|Fig. 1 King Tides on |
Some areas are talking about "king tides" this week ("King Tides Take Over Coastal Towns Just in Time for Thanksgiving", Weather Channel).
Any subject that deals with activities on coastlines around the world is not complete in the Anthropocene Epoch without some discussion of sea level rise (SLR), as one way of envisioning the near future in real time:
To avoid confusion, it’s important to know that king tides aren’t part of climate change; they are a natural part of tidal cycles but they do give us a sneak preview of what higher sea levels could look like. The actual height reached by a king tide will depend on the local weather and ocean conditions on the day.(King Tides Project). The subject matter today concerns why SLR is turning regular king tides into more serious flooding events (Fig. 1).
It is possible that by 2060 to 2070 [an underestimate IMO - Dredd] we could experience tides of the magnitude of king tide events every month due to sea level rise induced by climate change.
This project aims to promote awareness of the impacts of sea level rise, and help to visualize coastal areas that are vulnerable to tidal inundation which can be monitored over time.
Note especially, though, that the addition of SLR causes flooding at different rates in different areas.
But before we launch into that aspect of the subject, let's refresh our memory about the natural aspect of king tides:
When a new moon or full moon align with Earth and the sun, the gravitational pull on Earth's oceans causes strange things [to] happen. Water creeps up(Weather Channel). That is one "type" of gravity which impacts upon sea level and tides, but there are other types of gravity that do so even more (The Gravity of Sea Level Change).
along the shore and even into coastal towns – some of the highest tides of the year.
Fig. 2 Newton's Law of Gravity
"The king tides arise from a combination of two factors. First, this is the time of year, known as perigee, when the moon is closest to Earth, exhibiting the strongest gravitational pull," weather.com meteorologist Jonathan Erdman says. "Secondly, around the full and new moon each month, the Earth, moon and sun are roughly aligned, and that increases the gravitational tug on the tides. Then, if either a storm is approaching or simply onshore winds are persisting, water will pile up along the shore, leading to further water rise."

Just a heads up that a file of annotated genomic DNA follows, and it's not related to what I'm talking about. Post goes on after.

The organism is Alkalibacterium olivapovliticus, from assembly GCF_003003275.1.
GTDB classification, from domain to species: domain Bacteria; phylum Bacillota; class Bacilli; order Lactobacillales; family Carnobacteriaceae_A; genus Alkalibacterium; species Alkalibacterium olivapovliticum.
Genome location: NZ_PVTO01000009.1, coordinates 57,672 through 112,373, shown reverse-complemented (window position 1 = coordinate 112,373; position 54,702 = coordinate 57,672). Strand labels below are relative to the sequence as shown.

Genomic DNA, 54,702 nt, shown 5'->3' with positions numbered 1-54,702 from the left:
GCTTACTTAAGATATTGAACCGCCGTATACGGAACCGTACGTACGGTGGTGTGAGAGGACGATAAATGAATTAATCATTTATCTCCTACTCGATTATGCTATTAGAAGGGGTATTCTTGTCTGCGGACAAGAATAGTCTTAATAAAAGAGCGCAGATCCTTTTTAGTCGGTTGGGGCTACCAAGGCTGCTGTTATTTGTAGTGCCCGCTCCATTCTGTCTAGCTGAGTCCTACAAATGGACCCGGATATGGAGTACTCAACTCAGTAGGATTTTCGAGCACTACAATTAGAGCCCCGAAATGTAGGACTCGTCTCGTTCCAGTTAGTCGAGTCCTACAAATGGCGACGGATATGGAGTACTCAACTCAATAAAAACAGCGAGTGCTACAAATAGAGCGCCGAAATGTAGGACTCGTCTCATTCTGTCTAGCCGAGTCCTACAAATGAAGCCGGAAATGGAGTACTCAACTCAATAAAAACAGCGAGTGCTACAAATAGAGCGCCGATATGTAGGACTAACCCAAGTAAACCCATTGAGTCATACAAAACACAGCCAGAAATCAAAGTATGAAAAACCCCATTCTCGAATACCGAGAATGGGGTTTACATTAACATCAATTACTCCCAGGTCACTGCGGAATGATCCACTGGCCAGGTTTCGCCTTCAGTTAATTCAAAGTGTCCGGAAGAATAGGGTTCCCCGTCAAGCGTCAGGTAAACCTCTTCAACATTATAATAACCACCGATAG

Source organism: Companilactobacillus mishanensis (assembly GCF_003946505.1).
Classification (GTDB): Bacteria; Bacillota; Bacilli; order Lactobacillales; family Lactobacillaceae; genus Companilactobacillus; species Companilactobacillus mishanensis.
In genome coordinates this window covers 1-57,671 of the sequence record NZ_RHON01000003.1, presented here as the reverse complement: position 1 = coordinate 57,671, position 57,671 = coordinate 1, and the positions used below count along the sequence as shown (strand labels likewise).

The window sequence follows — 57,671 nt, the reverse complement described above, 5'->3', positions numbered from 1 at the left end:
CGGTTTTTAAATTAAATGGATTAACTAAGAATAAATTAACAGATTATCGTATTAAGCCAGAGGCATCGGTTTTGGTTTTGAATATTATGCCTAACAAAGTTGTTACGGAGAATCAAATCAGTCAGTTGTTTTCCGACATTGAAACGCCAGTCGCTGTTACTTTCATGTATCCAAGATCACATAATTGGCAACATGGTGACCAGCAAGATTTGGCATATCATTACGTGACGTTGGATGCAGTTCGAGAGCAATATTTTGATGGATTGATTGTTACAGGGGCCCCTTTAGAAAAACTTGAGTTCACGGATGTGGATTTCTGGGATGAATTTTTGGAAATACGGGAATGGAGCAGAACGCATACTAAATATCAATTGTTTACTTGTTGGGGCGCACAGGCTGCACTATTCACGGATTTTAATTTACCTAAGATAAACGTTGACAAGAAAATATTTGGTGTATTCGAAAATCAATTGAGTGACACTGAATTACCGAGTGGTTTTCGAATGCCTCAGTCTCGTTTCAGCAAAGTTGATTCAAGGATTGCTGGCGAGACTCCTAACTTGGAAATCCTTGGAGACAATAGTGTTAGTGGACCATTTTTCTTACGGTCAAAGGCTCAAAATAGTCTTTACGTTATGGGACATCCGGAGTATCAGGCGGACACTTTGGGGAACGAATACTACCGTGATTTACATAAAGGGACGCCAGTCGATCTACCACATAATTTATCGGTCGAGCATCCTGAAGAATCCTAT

|Fig. 3 This king tide never happened to Grandpa|
That factor is distance (Fig. 2).
When communities are close to large glacier fields, or close to ice sheets, then as those icy areas melt, the gravity decreases in Newton proportion to the loss of ice mass (Proof of Concept - 3).
|Fig. 4 San Francisco history|
Focusing on a "flood" event, using "king tide" to describe that event, is dishonest when we know that the area did not flood at king tides of the past (Bay Area may see flooding this week thanks to strong king tides, This week’s king tides bring danger of flooding, glimpse of future).
|Fig. 5 Future Projection|
I have discussed the constitutional right to lie (It Takes A Culture To Raise A Compulsive Liar).
But, that right vanishes when it causes harm, and when it causes fraud (Agnotology: The Surge - 18).
The "Hundred Years War" now under way (Watch The Ice Shelves) is not composed of king tide armies, rather, it is composed of the impact that our fossil fuel use has caused.
I am talking about global warming induced SLR (Greenland & Antarctica Invade The United States, 2, 3, 4; The Extinction of Chesapeake Bay Islands, The Extinction of Houston, The Extinction of Providence).
The king tide is hitting the "bay area" of San Francisco this week, so I added two graphs which show actual tide gauge station historical sea level change (SLC) data, as well as the actual historical pattern of global mean sea level (GMSL) and global mean surface temperature (GMST) data (Fig. 4).
There is little doubt that local sea level there is on the rise, with GMSL and GMST generally on the rise elsewhere.
Thus, the king tides of today are higher than those of our grandfathers.
What about the king tides of the future?
Check out Fig. 5 for some ideas.
We can all contribute data or start a chapter: